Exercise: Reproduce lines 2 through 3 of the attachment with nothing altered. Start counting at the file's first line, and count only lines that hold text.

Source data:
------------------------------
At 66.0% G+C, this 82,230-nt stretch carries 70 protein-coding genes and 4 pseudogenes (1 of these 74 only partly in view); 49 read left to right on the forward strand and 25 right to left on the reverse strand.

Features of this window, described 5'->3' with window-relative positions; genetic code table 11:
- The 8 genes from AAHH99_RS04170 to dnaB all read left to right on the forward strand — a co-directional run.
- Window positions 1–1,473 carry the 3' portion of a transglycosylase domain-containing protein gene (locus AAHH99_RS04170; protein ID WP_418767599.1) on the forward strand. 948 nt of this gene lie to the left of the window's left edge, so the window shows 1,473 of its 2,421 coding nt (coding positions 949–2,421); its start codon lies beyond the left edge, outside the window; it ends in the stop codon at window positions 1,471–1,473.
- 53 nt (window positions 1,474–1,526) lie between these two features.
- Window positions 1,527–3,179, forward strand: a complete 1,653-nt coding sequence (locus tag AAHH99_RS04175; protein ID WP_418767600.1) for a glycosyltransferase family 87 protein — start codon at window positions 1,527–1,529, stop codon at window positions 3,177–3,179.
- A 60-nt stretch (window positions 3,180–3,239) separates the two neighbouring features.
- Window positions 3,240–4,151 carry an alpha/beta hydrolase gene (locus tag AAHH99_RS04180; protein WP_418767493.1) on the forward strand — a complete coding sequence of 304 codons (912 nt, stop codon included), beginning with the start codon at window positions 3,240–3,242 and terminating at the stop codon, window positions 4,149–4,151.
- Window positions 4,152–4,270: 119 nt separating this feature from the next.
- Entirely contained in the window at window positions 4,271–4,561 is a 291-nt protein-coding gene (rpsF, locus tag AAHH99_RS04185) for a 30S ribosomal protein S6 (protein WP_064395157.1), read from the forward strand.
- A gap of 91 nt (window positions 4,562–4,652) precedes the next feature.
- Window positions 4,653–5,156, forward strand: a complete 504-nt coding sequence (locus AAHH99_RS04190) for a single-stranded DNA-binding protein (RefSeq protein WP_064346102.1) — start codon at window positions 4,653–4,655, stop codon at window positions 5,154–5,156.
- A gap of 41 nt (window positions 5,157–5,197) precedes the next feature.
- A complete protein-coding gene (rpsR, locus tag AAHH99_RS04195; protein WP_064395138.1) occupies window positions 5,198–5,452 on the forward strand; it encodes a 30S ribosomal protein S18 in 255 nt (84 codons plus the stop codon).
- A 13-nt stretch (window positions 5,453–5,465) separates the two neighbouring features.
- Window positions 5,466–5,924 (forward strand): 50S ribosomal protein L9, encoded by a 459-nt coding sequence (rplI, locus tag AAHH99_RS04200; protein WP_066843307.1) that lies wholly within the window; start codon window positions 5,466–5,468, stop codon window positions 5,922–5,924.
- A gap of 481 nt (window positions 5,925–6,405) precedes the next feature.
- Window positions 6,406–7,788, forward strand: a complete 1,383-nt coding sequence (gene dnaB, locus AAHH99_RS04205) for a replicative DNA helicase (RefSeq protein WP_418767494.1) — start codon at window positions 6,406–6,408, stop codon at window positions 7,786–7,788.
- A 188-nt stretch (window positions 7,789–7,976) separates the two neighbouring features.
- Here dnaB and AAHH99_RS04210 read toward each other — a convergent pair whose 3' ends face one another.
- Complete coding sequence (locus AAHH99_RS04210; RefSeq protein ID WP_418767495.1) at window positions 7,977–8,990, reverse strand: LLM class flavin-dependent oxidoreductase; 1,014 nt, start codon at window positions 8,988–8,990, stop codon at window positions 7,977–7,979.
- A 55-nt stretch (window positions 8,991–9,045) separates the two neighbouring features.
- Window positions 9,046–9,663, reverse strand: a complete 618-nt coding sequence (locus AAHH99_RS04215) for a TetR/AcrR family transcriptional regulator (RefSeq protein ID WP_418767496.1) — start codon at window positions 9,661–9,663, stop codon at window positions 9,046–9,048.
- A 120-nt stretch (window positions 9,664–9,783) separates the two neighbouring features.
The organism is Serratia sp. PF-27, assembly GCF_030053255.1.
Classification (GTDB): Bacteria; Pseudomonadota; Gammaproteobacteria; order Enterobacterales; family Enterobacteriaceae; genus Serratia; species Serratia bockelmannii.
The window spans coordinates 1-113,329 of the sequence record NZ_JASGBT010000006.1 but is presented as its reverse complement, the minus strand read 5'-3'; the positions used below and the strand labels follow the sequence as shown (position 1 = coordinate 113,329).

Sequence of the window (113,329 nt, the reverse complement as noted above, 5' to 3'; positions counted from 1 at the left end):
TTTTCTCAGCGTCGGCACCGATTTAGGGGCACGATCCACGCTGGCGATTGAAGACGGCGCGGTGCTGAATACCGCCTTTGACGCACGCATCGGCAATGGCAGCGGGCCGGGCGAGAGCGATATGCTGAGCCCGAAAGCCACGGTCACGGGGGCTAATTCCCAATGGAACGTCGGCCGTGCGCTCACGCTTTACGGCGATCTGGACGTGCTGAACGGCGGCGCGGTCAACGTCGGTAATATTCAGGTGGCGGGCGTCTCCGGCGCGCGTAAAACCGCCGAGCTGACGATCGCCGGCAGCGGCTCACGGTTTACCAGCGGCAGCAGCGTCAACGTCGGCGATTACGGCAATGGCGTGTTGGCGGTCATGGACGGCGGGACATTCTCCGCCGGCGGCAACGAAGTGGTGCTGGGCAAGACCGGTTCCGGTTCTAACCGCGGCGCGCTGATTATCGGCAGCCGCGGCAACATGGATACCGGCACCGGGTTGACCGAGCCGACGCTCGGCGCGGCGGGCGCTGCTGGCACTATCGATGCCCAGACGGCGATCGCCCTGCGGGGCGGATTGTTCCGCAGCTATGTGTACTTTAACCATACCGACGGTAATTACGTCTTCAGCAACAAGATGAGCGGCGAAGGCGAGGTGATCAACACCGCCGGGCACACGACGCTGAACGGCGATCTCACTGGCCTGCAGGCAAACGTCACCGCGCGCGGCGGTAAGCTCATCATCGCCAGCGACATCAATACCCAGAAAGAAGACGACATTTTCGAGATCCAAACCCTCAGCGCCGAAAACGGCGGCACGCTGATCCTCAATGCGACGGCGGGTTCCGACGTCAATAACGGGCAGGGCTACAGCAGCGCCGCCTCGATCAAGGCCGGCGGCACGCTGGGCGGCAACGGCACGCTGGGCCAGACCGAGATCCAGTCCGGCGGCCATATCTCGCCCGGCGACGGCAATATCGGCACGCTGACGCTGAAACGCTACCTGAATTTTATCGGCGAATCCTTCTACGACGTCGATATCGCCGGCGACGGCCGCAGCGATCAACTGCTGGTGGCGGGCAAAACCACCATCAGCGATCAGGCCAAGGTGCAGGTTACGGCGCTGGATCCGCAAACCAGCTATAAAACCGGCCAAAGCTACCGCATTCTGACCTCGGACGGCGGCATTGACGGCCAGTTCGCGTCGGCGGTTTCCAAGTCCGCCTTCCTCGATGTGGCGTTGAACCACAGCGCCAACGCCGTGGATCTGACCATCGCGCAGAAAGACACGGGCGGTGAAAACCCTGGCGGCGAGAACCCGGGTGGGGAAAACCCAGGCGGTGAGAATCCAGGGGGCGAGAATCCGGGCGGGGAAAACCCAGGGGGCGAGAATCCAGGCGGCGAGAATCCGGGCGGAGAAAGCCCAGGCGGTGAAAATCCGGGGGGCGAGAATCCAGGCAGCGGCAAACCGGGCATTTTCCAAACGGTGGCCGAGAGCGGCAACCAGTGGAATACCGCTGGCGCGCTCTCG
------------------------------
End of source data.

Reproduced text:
Features of this window, described 5'->3' with window-relative positions; genetic code table 11:
- The 8 genes from AAHH99_RS04170 to dnaB all read left to right on the forward strand — a co-directional run.